- 9 E. 10th St.
A RECENT cleaning has stripped away the deep shadows on the exterior of the unusual teak-decorated apartment building at 9 East 10th Street, which was built in 1888, was once home to the writer Dawn Powell and is one of the few buildings of its time to have such carvings on its front.
The building, the Ava, is next door to a teak-encrusted private house at 7 East 10th Street built in 1887 by Lockwood de Forest, a prominent decorator of his day, and it is de Forest who was the man behind the teak.
De Forest, who had worked with Louis Comfort Tiffany and other major artists, had a factory in India that shipped teak screens, doors and sometimes entire interiors to America, then a growing market for such exotica. He also had an extra lot next door, 9 East 10th, which he sold to the architect William H. Russell in 1888.
Russell, who lived a block away at 21 West 10th Street, built the Ava, a five-story apartment house designed by his firm, Renwick, Aspinwall & Russell. For reasons that are not clear, Russell decided to use teak decoration on his building too, and the cornice and first-floor trim are in teak carved in a fashion extremely similar to that on the de Forest house -- the work must also have been from de Forest's factory.
On the ground floor of the Ava, the door and window casing is in teak carved in low, sinuous relief; above this runs a more heavily modeled cornice, across the entire front. To the right of the door is a large plaque with the building's name, Ava, surrounded by more Indian-style decoration and two triplet groups of elephants, also in teak. The roof cornice is also teak.
Inside, the vestibule appears mostly intact, but the door and sidelights carry panes of glass unusually large for this period in such a location. Closer inspection indicates pin mounts at the top and locking devices at the bottom, as if some sort of rigid screen had been locked into place; tenants report that there has been nothing there for at least 30 years. There isn't enough depth in the frame for something made of iron; more likely it was some sort of wood that could be easily worked into a thin screen -- perhaps teak?
In 1890 Russell sold the building to Christian Tietjen, a banker and lard manufacturer, and there is no indication that the Ava was anything but a standard rental apartment house built on speculation. The earliest tenants were people like John Beavor-Webb, yacht designer and intimate of J. P. Morgan. Beavor-Webb designed Morgan's yacht Corsair. Another resident was Dr. Alexis Carrel, who won a Nobel prize in 1912 for his work in organ transplants and surgical techniques.
Later, as Greenwich Village became an artists' colony, it attracted people like Helen Dryden, who was described in The New York Times in 1956 as once having been the highest-paid female artist in the country. Dryden designed covers for Vogue and other journals, and did interiors for Studebaker automobiles.
The 1925 census recorded her living at 9 East 10th Street with her 25-year-old Philippine-born cook and butler, Ricardo Lampitok. But by 1956 Dryden was living in a $10 a week hotel room paid for by the city's Welfare Department; at the time she referred nostalgically to her ''$200 a month'' 10th Street apartment.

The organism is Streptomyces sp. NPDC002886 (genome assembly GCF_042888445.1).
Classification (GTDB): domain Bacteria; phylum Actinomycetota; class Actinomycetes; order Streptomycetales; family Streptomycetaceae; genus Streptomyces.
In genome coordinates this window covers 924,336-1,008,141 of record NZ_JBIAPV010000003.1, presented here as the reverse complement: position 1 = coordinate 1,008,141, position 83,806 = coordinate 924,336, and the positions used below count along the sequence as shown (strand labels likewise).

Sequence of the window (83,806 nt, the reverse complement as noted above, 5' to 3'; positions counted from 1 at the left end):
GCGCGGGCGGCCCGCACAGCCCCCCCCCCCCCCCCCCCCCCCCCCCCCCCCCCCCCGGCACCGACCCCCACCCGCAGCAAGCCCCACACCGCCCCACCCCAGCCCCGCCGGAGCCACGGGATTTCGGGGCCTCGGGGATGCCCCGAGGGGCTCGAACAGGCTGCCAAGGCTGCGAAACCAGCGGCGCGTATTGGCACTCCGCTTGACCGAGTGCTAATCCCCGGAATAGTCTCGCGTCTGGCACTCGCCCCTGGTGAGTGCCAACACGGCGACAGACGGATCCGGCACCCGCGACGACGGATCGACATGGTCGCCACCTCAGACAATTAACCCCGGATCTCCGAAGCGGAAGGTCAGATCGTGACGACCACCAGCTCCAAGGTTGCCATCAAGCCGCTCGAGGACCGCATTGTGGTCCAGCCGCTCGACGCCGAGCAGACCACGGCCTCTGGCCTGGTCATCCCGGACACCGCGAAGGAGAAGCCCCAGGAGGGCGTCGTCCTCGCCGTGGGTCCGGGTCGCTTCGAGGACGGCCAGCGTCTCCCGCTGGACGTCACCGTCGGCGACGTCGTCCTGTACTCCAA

Dawn Powell was another artistic resident, in the 1930's and 40's. Tim Page, who has been involved in five books on the prolific diarist and author, said ''it was where she lived when her writing was strongest, where she finished books like 'Angels on Toast.' ''
Mr. Page said that ''in a letter dated Sept. 16, 1931, Powell described the building as 'calm, spacious -- one's soul breathes deep breaths in it and feels at rest.' ''
LAST summer an inspector for the Queens County Savings Bank, which holds a mortgage on the property, examined the building and recommended certain improvements, including cleaning the masonry on the facade. This was done, and now the iron-spot brick and the carved teak -- cleaned previously -- are fresh and clear.
The ground-floor entryway and hall have been spruced up with new woodwork and an interesting paint job. Jennifer Markowitz, the property manager, says that as rent-regulated apartments are decontrolled, ''we generally gut renovate, with modern fixtures and new sheet-rock ceilings and walls and new oak floors.''
Ms. Markowitz, who lives in a renovated apartment in the building, said that her apartment ''had some really nice detail, but it was so old it was dangerous.''
Nick and Amy Pearson's apartment, on the first floor in the rear, looks original, except for the bathrooms and kitchens. Most rooms have paneled ceilings, and there are three fireplaces in the six-room apartment, which has three-inch-wide pine-board floors. The finishes are characteristic of their period -- nothing museum quality, but old-shoe nice, with the sags and bumps of age. The Pearsons even have fragments of the original wallpaper showing under the peeling paint in their front hall.
The fireplaces in the Pearsons' apartment are elegant but simple, with no teak. But in another tenant's apartment, on the front of the building, one fireplace is obviously teak, although its intricate carving has been painted over.
It appears that no decorative-arts historian has surveyed the interiors of this unusual building. As to why Russell would have introduced something as unconventional as teak to what was just an investment, there is no better answer than Mrs. Pearson's: "Maybe it just made him sing, you know?"
Photographs by Frances Roberts for The New York Times